arXiv:cond-mat/0102346v1 [cond-mat.stat-mech] 20 Feb 2001EPJ manuscript No. (will be inserted by the editor)Stochastic equations generating continuous multiplicative cascadesFran¸ cois Schmitt1and David Marsan21Vrije Universiteit Brussel, Dept. of Fluid Mechanics, Pleinlaan 2, 1050 Brussels, Belgium, e-mail:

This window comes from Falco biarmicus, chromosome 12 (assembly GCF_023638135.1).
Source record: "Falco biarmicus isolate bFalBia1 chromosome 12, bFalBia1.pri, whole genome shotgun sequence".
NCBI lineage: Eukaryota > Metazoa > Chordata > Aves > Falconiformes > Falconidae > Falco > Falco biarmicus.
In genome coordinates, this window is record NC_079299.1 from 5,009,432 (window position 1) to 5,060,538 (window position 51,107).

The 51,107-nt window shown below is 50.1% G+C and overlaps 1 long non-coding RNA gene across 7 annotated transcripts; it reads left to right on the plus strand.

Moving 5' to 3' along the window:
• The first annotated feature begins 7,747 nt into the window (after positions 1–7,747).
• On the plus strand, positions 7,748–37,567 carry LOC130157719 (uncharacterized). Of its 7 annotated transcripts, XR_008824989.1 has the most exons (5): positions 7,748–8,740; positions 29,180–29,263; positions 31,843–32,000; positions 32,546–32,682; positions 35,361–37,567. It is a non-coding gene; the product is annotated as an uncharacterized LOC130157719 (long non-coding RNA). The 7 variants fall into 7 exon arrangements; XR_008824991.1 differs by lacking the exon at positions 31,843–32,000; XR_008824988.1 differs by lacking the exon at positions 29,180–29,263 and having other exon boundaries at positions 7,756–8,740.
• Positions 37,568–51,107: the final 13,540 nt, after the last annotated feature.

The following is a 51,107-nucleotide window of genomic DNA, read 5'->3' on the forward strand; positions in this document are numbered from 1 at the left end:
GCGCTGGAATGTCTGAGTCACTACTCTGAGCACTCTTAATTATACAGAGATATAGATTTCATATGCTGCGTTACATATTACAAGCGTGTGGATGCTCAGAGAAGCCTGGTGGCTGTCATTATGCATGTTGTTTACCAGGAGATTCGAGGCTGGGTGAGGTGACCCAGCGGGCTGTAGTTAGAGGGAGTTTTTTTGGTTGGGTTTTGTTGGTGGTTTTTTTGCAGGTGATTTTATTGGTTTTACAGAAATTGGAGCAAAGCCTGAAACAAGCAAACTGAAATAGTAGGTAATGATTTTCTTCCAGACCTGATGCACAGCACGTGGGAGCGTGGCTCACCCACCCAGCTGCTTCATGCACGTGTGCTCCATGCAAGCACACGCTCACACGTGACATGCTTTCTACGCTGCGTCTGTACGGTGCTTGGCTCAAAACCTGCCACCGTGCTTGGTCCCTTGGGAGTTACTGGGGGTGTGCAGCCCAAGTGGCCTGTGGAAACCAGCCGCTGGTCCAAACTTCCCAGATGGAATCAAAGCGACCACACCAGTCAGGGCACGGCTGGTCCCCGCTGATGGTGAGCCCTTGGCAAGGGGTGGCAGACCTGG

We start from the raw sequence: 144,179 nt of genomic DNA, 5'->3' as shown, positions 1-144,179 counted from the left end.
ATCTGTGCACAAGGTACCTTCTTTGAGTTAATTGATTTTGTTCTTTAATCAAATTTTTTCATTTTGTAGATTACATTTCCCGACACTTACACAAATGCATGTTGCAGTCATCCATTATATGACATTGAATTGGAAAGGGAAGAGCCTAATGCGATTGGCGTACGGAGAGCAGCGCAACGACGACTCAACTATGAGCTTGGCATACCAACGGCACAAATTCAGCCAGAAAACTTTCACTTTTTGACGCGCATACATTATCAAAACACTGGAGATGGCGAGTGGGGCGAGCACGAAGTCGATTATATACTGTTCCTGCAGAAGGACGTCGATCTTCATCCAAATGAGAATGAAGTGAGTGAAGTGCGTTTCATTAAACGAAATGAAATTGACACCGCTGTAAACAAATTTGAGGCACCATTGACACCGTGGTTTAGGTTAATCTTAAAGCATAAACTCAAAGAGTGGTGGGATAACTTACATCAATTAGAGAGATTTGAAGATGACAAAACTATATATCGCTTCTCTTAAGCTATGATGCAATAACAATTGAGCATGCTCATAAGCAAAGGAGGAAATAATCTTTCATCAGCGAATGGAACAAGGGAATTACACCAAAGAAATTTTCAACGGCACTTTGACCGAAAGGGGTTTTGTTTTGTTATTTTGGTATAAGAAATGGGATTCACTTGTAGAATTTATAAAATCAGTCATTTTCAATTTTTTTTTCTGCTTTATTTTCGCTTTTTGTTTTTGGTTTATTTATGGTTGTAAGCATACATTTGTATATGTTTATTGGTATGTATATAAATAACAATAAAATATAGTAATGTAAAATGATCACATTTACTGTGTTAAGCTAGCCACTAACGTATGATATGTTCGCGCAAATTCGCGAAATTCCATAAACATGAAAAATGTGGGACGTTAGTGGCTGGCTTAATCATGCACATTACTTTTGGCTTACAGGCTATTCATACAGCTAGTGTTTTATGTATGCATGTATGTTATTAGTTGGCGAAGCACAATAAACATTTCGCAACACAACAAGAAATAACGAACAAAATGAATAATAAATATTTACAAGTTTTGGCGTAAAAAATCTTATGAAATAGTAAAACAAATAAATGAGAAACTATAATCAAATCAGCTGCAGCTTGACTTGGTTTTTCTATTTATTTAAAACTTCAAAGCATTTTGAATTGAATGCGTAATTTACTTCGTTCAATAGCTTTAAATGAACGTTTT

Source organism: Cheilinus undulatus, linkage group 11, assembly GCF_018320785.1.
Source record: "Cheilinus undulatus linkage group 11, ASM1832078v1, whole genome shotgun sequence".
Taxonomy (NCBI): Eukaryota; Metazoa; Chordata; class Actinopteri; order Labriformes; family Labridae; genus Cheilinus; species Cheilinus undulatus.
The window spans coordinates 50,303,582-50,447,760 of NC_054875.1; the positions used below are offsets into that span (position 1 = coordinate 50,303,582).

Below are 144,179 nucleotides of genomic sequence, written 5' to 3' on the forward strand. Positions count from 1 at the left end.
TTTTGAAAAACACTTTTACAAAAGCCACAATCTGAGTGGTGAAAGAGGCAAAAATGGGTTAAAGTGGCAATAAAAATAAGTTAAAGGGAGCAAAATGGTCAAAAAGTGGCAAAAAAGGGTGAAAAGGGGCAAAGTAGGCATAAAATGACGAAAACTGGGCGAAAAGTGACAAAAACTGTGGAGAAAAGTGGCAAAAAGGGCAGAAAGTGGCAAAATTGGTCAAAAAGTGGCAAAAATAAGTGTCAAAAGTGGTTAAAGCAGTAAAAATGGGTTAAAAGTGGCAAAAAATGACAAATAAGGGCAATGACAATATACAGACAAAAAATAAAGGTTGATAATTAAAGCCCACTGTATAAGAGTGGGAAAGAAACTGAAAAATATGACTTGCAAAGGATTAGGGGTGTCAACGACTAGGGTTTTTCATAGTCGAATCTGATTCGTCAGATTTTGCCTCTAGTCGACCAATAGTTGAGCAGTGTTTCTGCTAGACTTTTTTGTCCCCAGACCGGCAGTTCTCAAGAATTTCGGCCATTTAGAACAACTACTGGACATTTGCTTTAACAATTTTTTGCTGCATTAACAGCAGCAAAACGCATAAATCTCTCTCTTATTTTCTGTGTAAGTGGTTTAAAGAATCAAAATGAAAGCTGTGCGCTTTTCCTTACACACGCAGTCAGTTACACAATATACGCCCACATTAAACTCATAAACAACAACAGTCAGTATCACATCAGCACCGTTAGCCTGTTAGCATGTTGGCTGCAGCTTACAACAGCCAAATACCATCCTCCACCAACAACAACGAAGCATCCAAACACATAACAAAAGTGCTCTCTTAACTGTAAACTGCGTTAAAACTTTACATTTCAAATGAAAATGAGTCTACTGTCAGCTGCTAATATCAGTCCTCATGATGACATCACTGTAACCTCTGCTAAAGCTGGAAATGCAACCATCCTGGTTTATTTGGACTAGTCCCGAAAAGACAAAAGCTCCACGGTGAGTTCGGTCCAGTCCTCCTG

[email protected] 2LGIT, Universit´ e de Savoie Campus scientifique 73376 Le Bourget du Lac, Cedex, FranceReceived: date / Revised version: dateAbstract. Discrete multiplicative turbulent cascades are described using a formalism involving infinitely divisible random measures. This permits to consider the continuous limit of a cascade developed on acontinuum of scales, and to provide the stochastic equations defining such processes, involving infinitelydivisible stochastic integrals. Causal evolution laws are also given. This gives the first general stochastic equations which generate continuous multifractal measures or processes.PACS. 02.50.Ey Stochastic processes – 05.40.Fb Random walks and L´ evy flights1 IntroductionMultiplicative cascades were first introduced in turbulenceto model the energy flux in the inertial range. The cas- cade formalism was originally introduced as a discrete (inscale) procedure, with a fixed (often 2) scale ratio be- tween the scale of a structure and that of the daughter structures (see [1,2,3,4]). Discrete cascade models lead to discrete scale invariance, characterized by log-periodic modulations [5,6,7,8]. On the other hand, a continuous symmetry leading to scaling for any scale ratio has beenproposed, and corresponds to a scale densification of cas-cade models [9,10,11,12,13,14]. Scale densification im-plies the use of infinitely divisible (ID) random variables,defining cascade models that can be called log-ID [10,11, 13], and have been compared to experimental data in var- ious studies [15,16,17,18,19,20]. This then leads to an interrogation: discrete cascade models are built using a simple recursive multiplicative procedure (see below), but what is the continuous limit of this procedure? What is the stochastic equation generating continuous multifrac- tals? Up to now, the process generated by such contin- uous multiplicative cascades has not been explicitely de- scribed in the general case; only its statistical momentsare given [13], or some general relation verified by the pdfat different scales [21]. This paper aims at detailing how ID random measures can be introduced for discrete cas- cades; their continuous limit is then given in the form of ID stochastic integrals. The stochastic evolution laws that generate causal continuous multifractal processes will also be provided. This is of direct importance for providing estimators of the future state of the process.2 Discrete multiplicative cascadesSoon after Kolmogorov and Obukhov published their log- normal proposal for the statistics of the small-scale dis-sipation field [22,23], experimental studies showed thatthe dissipation field had long-range power-law correlations [24,25]. This lead Yaglom to propose a random cascade model with long-range correlations and small-scale lognor- mal statistics [1]. Yaglom’s multiplicative cascade model is at the basis of most cascade models introduced later to ac- count for turbulent intermittency. It is a discrete (in scale) model, but most of its properties are shared by continuous models. A lognormal pdf is assumed, but this is an unnec- essary hypothesis, as is now well recognised. This model is multiplicative, nested in a recursive manner. The multi-plicative hypothesis generates large fluctuations, and the stacking generates long-range correlations, giving spatiallyto these large fluctuations their intermittent character.As is classically done (see e.g. Frisch [26]), we definethe cascade yielding a dissipation field ǫ(x) at the smallest scale ℓ0, as the productǫ(x) =nYi=1Wi,x(1)of n independent realisations Wi,xof a common, positive law. The cascade is developed from the largest scale L down to ℓ0= L/Λ where Λ = λn1is the total scale ra- tio and λ1> 1 is the constant scale ratio between two consecutive scales. Generally one assume for convenience λ1= 2, but we will later on consider the λ1→ 1 limit cor- responding to a continuous cascade [27]. Since all random variables are independent, one has the moments of order2Fran¸ cois Schmitt, David Marsan: Stochastic equations generating continuous multiplicative cascadesq > 0 of ǫ:=nYi=1=n= ΛK(q)(2)where K(q) = logλ1. For discrete cascades, the analytical expression taken by K(q) is only loosely con- strained a priori: by conservation K(0) = 0, K(1) = 0, and since K(q) is – up to a logλ1factor – the second Laplace characteristic function of the random variable logW, it is a convex function (see [28]). To densify the cascade described above, we keep thetotal scale ratio Λ large but fixed; the continuous limit can be obtained by increasing the total step number n, hence λ1= Λ1/n→ 1+(see [27,13,19,29]). Equation (1) then shows that, in this limit, logǫ is an ID random variable (see [28] for ID random variables): continuous cascade models are log-ID [10,11,13,14]. This restricts the eligible cascademodels, since ID laws define a specific family of probability distributions. Let us also mention one of the main properties of multi- plicative cascades: long-range power-law correlations. Fol- lowing the development given by Yaglom [1], one can con- sider two points separated by a distance r as having com- mon ancestors from steps 1 to p, and separated (hence the corresponding random variables are independent) paths for steps p to n, where λp1≈ r. Direct calculations then provides the classical result for two-points correlations ofmultifractal fieds [30,31]:≈ ΛK(p+q)rK(p)+K(q)−K(p+q)(3)for p > 0 and q > 0. Since K(q) is non-linear for multi- fractal distributions, the exponent K(p)+K(q)−K(p+q)quantifies the long-range power law correlations of multi- fractal measures. For p = q = 1, this yields the µ = K(2) exponent originally given for usual correlations by Yaglom [1]. The scaling law for the moments (1) and the power-law correlations (3) are the two signatures of multifractality, that are to be recovered by multifractal stochastic models,as we define them below.3 ID random measures and stochastic integralsThe densification of a multiplicative cascade implies that logǫ is an ID random variable; we now express this den-sification in the form of ID stochastic integrals. Since we need below to consider moments of order q > 0 of the ID random variable Γ = logǫ, we consider ID laws for which the second Laplace characteristic function ΨX(q) = log converges for a given domain Θ. For an ID random variable X, one has the general result that ∀n integer, ΨX(q) nis still a second characteristic function. This showsthat a family of ID laws can be defined: two ID laws belong to the same family if their second characteristic function is proportional. Then each ID family can be character- ized by a reference function Ψ0(q). We choose a referencefunction such that Ψ0(1) = 1, and for an ID random vari-able X, we define its scale S(X) as the proportionality factor, giving the general identity ΨX(q) = S(X) Ψ0(q). The scale is a positive real number; it is an additive func- tion since for two independent ID random variables X and Y of the same family, it is easily checked that we have S(X +Y ) = S(X)+S(Y ). An ID random variable is then uniquely characterized by its reference second char- acteristic function and its scale (relative to this reference function). As examples, Ψ0(q) = q2for a Gaussian law, and Ψ0(q) = log2(1 + q) for a Gamma law.We then define ID random measures as set functions M(A), such that ∀A, M(A) is an ID random variable, with a scale given by S(M(A)) = m(A), m(A) being the control measure of M(A). We can easily check that M(A) possesses the basic additive property of random measures: for two sets A and B with A ∩ B = ∅, let usnote C = A ∪ B. By definition, M(C) is a ID law, andits scale verifies: S(M(C)) = m(C) = m(A) + m(B) = S(M(A))+S(M(B)), hence that M(C) = M(A)+M(B). This corresponds to the following second characteristic function for M(A):ΨM(A)(q) = m(A) Ψ0(q)(4)This expression takes a more familiar form in the 1D case when A = [0,t] is an interval, and taking M(A) = Y (t) − Y (0) = Y (t) where Y is a process with independent and stationary increments. Then one has the classical result ΨY (t)(q) = t ΨZ(q) where Z is the stationary process given by Z(t) = Y (t) − Y (t − 1). In the following we keep the random measure notation, which is more general. Having introduced an ID random measure M, a stochas- tic integral can be built (see e.g. [33]), as a Stiltjes integral:Zbaf(t)M(dt) = limn→∞n−1Xi=0f(a + ib − an)M([a + ib − an,a + (i + 1)b − an]) (5)As we will see below, the densification of the cascade leads to a stochastic integral with f(t) = 1 ∀t. In this case, the second characteristic function of the integral has a simple expression. Let us note I =RAM(dx). By additive prop-erty, I is still an ID law of the same family as M, and its scale is given by S(I) = S?RAM(dx)?=RAdx = m(A), such that we have still Eq. (4) with M(A) =RAM(dx) and m(A) =RAdx. Let us note that when f is not identi-cally 1, the result is not so simple, since an addition of ID random variables belongs to the same family, but not a lin- ear combination. One has is this case (if the integral con- verges, see [33]): ΨI(q) =RAΨ0(qf(x))dx, showing thatin general, ΨI(q) is not proportional to Ψ0(q).4 Densification of the cascade and stochastic equationsLet us introduce λ a variable scale ratio, verifying 1 ≤λ ≤ Λ, where Λ is the fixed largest scale ratio. We alsoFran¸ cois Schmitt, David Marsan: Stochastic equations generating continuous multiplicative cascades3introduce R = logΛ and r = logλ. The elementary scale ratio introduced above writes now λ1= λ1/n= eR/n. The discrete cascade corresponds to introducing a stochastic kernel M and intervals Apand Bpsuch thatΓ(x) = logǫ(x) =n−1Xp=0M (Ap,Bp(x))(6)where here M(A,B) is a random variable depending only on m(A), giving ΨM(A,B)(q) = m(A)Ψ0(q). The intervals Apand Bp, responsible for the cascading parent/children structure, are built in the following way: the width of Apis linear in r, giving Ap= [pRn,(p+1)R n]. The intervals Bp(x) are centered in x and of width proportional to λp1= epR/n, giving Bp(x) = [x −τ 2epR/n,x +τ 2epR/n] where τ = L/Λis the resolution. The densification, corresponding to n → ∞, transforms then Eq. (6) into a stochastic integral andusing Eq. (5) (with f=1), we obtain finally that:ǫΛ(x) = Λ−cexpZΛ1M?cdλλ,DλI0(x)? (7)where c > 0 is a parameter, I0(x) is the interval of length τ centered in x, and Dλis the dilatation operator of factor λ. At a given position x, the stochastic integral corresponds to a kernel visiting a conical structure, as represented in Fig. 2. This expression can be generalized to d-dimensional domains, and also to anisotropic scaling symmetries.It can be easily verified that this stochastic equationgenerates a multifractal field. Indeed, the moments are scaling as = ΛK(q)withK(q) = c(Ψ0(q) − q)(8)Moreover the two-points statistics can also be recovered: as was done above for Eq. (3), the correlation involves two integrals which have no inter- section (and thus are independent random variables) for λ 0, where 0 ≤ α ≤ 2 is the L´ evy index; α = 2 for the Gaussian case [33,34]. We have here Ψ0(q) = qα; we note that when α x) ≈ x−α), whereas positive fluctuations have an exponential decay [9,32]. Then, by splitting Eq. (6) into two inte- grals, corresponding to backward and forward domains, and introducing the change of variables u = x −τ 2λ andv = x+τ 2λ respectively, one obtains (introducing the L´ evymeasure Lα(du) = M(du,[u,x])) a stable stochastic inte- gral:ǫΛ(x) = Λ−cexpZA(x)|u − x|−1/αdLα(cu)(10)where A(x) = [x−X/2,x−τ/2]∪[x+τ/2,x+X/2]. This equation corresponds to the exponential of a fractional integration (over a limited domain) of order 1 − 1/α of a L´ evy-stable noise. This expression was already given [9, 31] by phenomenological arguments, and is here derivedas a direct consequence of the densification. When the position is time, we obtain the following causal stochastic evolution equation for a logstable multifractal generatedwith a fixed scale ratio Λ = T/τ:ǫΛ(t) = Λ−cexpZt−τt−T(t − u)−1/αdLα(cu)(11)This can be directly used in numerical simulations. For lognormal multifractals Lαis replaced by the Wiener mea- sure W.5 ConclusionWe now discuss the new results provided by our approach, compared to related papers. She and Waymire [13] have given a general expression for K(q) for continuous cas- cades, using the canonical L´ evy-Khinchine representation for the second characteristic function of ID laws. This could of course also be provided here. On the other hand, we have pushed further the analysis, since the process it- self was not studied in [13]. Castaing and collaborators have studied the convolution properties of the probability density of velocity increments under a change of scale, for continuous cascades [21,14,18]. This property is recovered here (it can be obtained from Eq. (7)), and we also pro- vide the stochastic equation for the process itself. Other studies have provided Fokker-Planck [35] or Langevin [36] equations for the cascade process in the scale-ratio space. These equations apply only to lognormal cascades. Thesestudies consider a fixed spatial (or temporal) position and provide stochastic equations for the cascade process devel- oping at this particular position. This framework is thendifferent from ours by the fact that (i) the position is not taken into account, whereas we included the position in our equations, and (ii) we provided equations for the gen- eral log-ID case, and not only for the lognormal case.4Fran¸ cois Schmitt, David Marsan: Stochastic equations generating continuous multiplicative cascadesWe have obtained continuous multifractals as the ex- ponential of a stochastic integral. This formalisation is of great interest for theoretical studies since it provides thefirst general stochastic equations for continuous multifrac- tals. These equations can be generalized to anisotropic sit- uations, and their dynamical properties (i.e. error growth and the correspondingpredictability limit, or return times) are now open to theoretical studies, whereas before such studies were possible only through numerical simulations. We have also provided the general evolution equation for causal continuous multifractal processes. We have shown how these equations simplify for log-stable and lognormal multifractals. These equations can be used for numerical simulations of continuous multifractals. In the general log-ID case, Eq. (7) can be used as follows: a 2D ID noise must be gener- ated, in the r (r = logλ is the logarithm of the scale ratio) - position plane. Then for each position, a numeri- cal path-integration is performed in this plane, a